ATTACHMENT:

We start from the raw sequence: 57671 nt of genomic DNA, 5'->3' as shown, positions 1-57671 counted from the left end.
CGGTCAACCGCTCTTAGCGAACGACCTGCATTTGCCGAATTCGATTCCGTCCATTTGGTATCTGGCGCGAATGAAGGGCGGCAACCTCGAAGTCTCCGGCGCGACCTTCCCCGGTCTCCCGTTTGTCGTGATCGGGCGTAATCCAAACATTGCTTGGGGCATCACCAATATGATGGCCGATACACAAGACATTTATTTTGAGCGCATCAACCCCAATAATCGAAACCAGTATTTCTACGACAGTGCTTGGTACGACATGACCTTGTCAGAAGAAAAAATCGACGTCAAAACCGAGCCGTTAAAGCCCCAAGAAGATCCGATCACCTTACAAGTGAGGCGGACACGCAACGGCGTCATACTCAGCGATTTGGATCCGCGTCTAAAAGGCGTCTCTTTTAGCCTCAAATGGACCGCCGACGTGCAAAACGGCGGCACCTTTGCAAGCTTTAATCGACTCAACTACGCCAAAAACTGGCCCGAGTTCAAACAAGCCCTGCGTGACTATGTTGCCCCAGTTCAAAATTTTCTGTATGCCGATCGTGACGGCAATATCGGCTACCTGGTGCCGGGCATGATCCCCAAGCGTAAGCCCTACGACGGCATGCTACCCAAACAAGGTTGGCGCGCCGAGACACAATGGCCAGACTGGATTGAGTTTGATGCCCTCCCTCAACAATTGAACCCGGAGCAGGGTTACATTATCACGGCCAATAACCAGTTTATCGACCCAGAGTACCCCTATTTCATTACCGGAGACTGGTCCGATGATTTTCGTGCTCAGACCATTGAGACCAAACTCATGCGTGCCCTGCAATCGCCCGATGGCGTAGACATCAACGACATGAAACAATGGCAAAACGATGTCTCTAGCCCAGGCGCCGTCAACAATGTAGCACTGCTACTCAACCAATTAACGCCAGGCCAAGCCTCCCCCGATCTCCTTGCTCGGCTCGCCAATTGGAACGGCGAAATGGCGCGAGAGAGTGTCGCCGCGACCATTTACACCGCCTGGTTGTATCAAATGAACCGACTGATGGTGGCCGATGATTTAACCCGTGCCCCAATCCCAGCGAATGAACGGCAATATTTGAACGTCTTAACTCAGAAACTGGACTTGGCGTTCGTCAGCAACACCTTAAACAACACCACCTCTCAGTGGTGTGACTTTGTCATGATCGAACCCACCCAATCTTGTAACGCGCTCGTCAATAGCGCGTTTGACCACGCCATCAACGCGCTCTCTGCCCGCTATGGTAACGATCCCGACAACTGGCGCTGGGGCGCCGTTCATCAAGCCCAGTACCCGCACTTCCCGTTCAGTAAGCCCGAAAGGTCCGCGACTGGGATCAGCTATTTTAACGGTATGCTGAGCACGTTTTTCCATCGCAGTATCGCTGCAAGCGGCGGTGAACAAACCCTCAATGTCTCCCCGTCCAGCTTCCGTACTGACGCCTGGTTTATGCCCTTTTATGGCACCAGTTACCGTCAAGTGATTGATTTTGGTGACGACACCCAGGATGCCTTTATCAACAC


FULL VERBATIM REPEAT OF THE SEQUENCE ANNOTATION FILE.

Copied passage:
We start from the raw sequence: 57671 nt of genomic DNA, 5'->3' as shown, positions 1-57671 counted from the left end.
CGGTCAACCGCTCTTAGCGAACGACCTGCATTTGCCGAATTCGATTCCGTCCATTTGGTATCTGGCGCGAATGAAGGGCGGCAACCTCGAAGTCTCCGGCGCGACCTTCCCCGGTCTCCCGTTTGTCGTGATCGGGCGTAATCCAAACATTGCTTGGGGCATCACCAATATGATGGCCGATACACAAGACATTTATTTTGAGCGCATCAACCCCAATAATCGAAACCAGTATTTCTACGACAGTGCTTGGTACGACATGACCTTGTCAGAAGAAAAAATCGACGTCAAAACCGAGCCGTTAAAGCCCCAAGAAGATCCGATCACCTTACAAGTGAGGCGGACACGCAACGGCGTCATACTCAGCGATTTGGATCCGCGTCTAAAAGGCGTCTCTTTTAGCCTCAAATGGACCGCCGACGTGCAAAACGGCGGCACCTTTGCAAGCTTTAATCGACTCAACTACGCCAAAAACTGGCCCGAGTTCAAACAAGCCCTGCGTGACTATGTTGCCCCAGTTCAAAATTTTCTGTATGCCGATCGTGACGGCAATATCGGCTACCTGGTGCCGGGCATGATCCCCAAGCGTAAGCCCTACGACGGCATGCTACCCAAACAAGGTTGGCGCGCCGAGACACAATGGCCAGACTGGATTGAGTTTGATGCCCTCCCTCAACAATTGAACCCGGAGCAGGGTTACATTATCACGGCCAATAACCAGTTTATCGACCCAGAGTACCCCTATTTCATTACCGGAGACTGGTCCGATGATTTTCGTGCTCAGACCATTGAGACCAAACTCATGCGTGCCCTGCAATCGCCCGATGGCGTAGACATCAACGACATGAAACAATGGCAAAACGATGTCTCTAGCCCAGGCGCCGTCAACAATGTAGCACTGCTACTCAACCAATTAACGCCAGGCCAAGCCTCCCCCGATCTCCTTGCTCGGCTCGCCAATTGGAACGGCGAAATGGCGCGAGAGAGTGTCGCCGCGACCATTTACACCGCCTGGTTGTATCAAATGAACCGACTGATGGTGGCCGATGATTTAACCCGTGCCCCAATCCCAGCGAATGAACGGCAATATTTGAACGTCTTAACTCAGAAACTGGACTTGGCGTTCGTCAGCAACACCTTAAACAACACCACCTCTCAGTGGTGTGACTTTGTCATGATCGAACCCACCCAATCTTGTAACGCGCTCGTCAATAGCGCGTTTGACCACGCCATCAACGCGCTCTCTGCCCGCTATGGTAACGATCCCGACAACTGGCGCTGGGGCGCCGTTCATCAAGCCCAGTACCCGCACTTCCCGTTCAGTAAGCCCGAAAGGTCCGCGACTGGGATCAGCTATTTTAACGGTATGCTGAGCACGTTTTTCCATCGCAGTATCGCTGCAAGCGGCGGTGAACAAACCCTCAATGTCTCCCCGTCCAGCTTCCGTACTGACGCCTGGTTTATGCCCTTTTATGGCACCAGTTACCGTCAAGTGATTGATTTTGGTGACGACACCCAGGATGCCTTTATCAACAC